Wednesday, September 18, 2013


Welcome to my new blog!
The story you are about to read was a spoken word piece i did for the 1999 compilation "Drinking From Puddles". My new memoir collection, Showgirl Confidential will be published in late September on Punk Hostage Press.

A book signing party for Showgirl Confidentialwill take place Sunday, Sept. 29, 2013 at Skinny's Lounge, 4923 Lankershim Blvd, North Hollywood, CA, 6:30-9:30pm. The official launch party & reading is Wednesday, October 16, at Skylight Books,1818 N. Vermont Ave., Los Feliz,CA, at 7:00pm.
 Both events are free!

The Monsanto exhibit in all it's retro glory

These days, we cringe when we hear the name  "Monsanto" , because we all associate it with GMO crops and Round Up.  But to anyone who grew up in Southern California in the 1960's through the 1980's,  Monsanto had a  decidedly different connotation!


The Monsanto exhibit at Disneyland was apparently one of their first…back in the days before Anaheim was such an urban crush, when all there was to the Magic Kingdom was a space-age mono-rail, a few whirling teacups and the powder-blue sparkly stucco walls of “It’s A Small World”, it’s countenance rife with fifties-style clock faces
Monsanto was about the wonders of the future-it was a conveyor ride,you got in these little pods, private capsules, and went on a dramatic odyssey through a single fiber of polyester…or something.
There was a huge cheesy eyeball as you rounded a bend, and a booming voice like “Mr. Wizard” explaining that you’d actually shrunk to sub-minuscule proportions and were being viewed by a scientist through the lens of a high-powered microscope.
Yeah, right!
A little later on, there was a large Styrofoam snowflake dangling on nylon cord; most of the glitter it had been covered with had worn off. These were the two landmarks, usually the only two things anyone noticed…because Monsanto was synonymous drugs and sex.
Just say the magic word, “Monsanto” to anyone who grew up in Southern California
during the sixties and seventies and a fond, nostalgic look will come over their faces, while they remember their first kiss…or their first hit of windowpane…or the last of the half pinto of southern Comfort. They’ll sigh and think of  splitting a Quaalude followed by  a sweaty, ten-minute sessions of unbridled teenage lust with someone they just  met in line for the Matterhorn, or the first maniac twinges of LSD laughter.
Monsanto was definitely the place all deals were transacted,  the place relationships were nearly consummated, the place drugs took hold and  the place the one-hits you’d done in the parking lot kicked in for the duration.
It was the one place that the Disneyland Secret Police couldn’t see into-or at least, that’s the way rumor had it!
Monsanto was probably the singular most decadent place in Southern California, at least for those in the twenty-one and under age group. Everyone has a Monsanto story from those glory days before Space Mountain , before Captain EO, before Disney’s California Adventure.
This was b ack in the days when Disneyland was trying to be more than a theme park, but a fun educational  experience …and so manylearned the ropes in the darkness of Monsanto!  We had it down, man,we knew just how many seconds it took to finish off whatever you were doing  before the ride rounded the last bend and spit you mercilessly into the daylight.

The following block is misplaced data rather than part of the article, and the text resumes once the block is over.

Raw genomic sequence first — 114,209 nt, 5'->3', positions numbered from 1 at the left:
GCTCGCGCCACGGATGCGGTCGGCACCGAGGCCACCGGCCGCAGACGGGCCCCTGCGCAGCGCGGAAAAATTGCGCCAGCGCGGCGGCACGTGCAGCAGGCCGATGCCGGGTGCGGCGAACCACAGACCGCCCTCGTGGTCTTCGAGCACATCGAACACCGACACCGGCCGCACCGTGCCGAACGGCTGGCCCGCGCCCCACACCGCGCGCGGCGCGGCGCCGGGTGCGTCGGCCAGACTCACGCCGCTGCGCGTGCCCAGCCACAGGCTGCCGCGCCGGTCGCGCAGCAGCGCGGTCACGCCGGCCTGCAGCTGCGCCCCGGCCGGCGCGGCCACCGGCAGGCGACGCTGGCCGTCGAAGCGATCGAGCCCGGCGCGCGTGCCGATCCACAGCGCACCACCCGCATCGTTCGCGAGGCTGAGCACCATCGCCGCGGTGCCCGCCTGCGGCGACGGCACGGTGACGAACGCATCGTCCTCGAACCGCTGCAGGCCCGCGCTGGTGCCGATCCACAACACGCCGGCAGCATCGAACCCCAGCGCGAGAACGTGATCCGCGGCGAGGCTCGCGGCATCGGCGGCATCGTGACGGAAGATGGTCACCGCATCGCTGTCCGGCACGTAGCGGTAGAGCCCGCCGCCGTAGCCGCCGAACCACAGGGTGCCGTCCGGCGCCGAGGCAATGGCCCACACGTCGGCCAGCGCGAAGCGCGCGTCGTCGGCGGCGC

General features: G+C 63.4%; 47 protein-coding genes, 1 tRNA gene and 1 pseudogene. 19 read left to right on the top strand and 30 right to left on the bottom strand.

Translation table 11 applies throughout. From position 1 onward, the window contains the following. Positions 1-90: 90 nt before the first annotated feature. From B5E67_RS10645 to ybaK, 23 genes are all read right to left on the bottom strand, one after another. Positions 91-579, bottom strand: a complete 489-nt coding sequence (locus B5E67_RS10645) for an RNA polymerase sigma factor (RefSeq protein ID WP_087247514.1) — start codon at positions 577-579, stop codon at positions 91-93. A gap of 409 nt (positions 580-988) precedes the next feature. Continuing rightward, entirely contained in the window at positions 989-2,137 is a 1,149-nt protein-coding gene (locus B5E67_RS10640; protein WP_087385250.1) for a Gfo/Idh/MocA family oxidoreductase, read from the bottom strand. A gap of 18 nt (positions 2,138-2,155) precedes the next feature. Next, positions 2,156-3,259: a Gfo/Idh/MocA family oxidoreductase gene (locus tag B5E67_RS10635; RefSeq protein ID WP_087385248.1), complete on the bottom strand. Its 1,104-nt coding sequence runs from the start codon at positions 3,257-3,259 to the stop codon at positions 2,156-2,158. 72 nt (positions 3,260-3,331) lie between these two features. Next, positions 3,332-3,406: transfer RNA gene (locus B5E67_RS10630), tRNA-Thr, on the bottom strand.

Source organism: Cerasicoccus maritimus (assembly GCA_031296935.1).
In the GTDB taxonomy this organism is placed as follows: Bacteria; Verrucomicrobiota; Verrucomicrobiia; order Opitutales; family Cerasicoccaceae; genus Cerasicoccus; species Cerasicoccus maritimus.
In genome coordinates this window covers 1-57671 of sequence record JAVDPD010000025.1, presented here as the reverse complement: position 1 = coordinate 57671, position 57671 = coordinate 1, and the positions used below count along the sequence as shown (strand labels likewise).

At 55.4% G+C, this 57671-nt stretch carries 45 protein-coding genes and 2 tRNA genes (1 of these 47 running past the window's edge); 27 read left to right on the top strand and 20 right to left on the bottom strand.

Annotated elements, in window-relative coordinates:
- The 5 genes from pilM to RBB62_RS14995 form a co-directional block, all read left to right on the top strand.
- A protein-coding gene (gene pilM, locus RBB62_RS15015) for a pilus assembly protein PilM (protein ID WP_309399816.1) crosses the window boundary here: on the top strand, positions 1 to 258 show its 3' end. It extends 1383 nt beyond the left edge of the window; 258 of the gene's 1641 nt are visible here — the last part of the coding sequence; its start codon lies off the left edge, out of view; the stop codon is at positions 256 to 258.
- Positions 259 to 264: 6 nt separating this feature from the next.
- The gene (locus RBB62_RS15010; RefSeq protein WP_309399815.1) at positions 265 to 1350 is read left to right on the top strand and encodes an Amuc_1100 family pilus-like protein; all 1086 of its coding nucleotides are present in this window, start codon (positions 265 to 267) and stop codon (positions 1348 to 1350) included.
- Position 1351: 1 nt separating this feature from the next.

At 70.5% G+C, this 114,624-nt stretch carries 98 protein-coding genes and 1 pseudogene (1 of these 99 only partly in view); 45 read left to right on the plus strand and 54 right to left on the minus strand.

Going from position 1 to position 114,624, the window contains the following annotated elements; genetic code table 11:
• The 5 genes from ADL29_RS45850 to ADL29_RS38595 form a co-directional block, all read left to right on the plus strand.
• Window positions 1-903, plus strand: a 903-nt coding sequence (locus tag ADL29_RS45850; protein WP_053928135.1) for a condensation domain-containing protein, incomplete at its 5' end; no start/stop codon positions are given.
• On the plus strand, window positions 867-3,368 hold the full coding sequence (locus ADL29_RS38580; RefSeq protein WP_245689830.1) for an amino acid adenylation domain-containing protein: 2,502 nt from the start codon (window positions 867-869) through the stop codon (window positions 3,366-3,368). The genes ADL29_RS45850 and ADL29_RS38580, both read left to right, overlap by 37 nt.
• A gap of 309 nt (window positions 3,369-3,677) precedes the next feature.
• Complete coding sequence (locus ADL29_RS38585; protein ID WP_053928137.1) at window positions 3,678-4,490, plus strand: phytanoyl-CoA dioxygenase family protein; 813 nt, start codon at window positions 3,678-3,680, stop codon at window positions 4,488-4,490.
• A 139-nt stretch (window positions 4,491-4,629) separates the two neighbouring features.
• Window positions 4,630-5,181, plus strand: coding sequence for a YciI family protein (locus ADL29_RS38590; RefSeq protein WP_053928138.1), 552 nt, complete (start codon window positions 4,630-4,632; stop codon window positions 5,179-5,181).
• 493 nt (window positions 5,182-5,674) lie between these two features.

Not too long ago, Disneyland was trying to streamline and modernize, and they tried to get rid of this huge talking statue of Abraham Lincoln. Public protest was widespread and loud -everyone wondered how Disneyland could be so harshso thoughtless as to remove a landmark like old Abe.
Finally, the powers that be in The Happiest Place On Earth had to relent – they left Mr. Lincoln Standing where he was even though most people just pass by him without a thought. But Monsanto…well, Monsanto, they just razed without any uproar at all-or at least there was no public outcry. One day it was there in there in all its Atomic Agestreamlined, hyperspace, worse-for-the-wear, impossibly outdated tacky modern grandeur and the next, it was gone.
Didn’t anyone remember?
Didn’t anyone care?
How could they get rid of Monsanto?
For a little while, the implications were terrible, heads shook in disgust. Monsanto was high art, it was like a secret clubhouse known to only a few hipsters. It was a closely guarded treasure that will, in this day and age of high-tech gloss super-special FX, CPG and neon art director’s scrawls never ever happen again.
Monsanto said a lot about the Baby Boom Generation: what the general public thought went on…and what really happened.


  1. Is it true that Orson Welles provided the voiceover narration? Loved that ride, especially on a hot day.

  2. My folks took us to Disneyworld in Florida in 1979. We stayed in the Contemporary Hotel, the one where the monorail comes right through the lobby. We stayed in the Monsanto Suite! I feel you on this.

  3. Love the stories, I started at the beginning and working my way through. I keep on having to stop reading and google locations to see what they look like today!
    Here's a video of the Monsanto ride on YouTube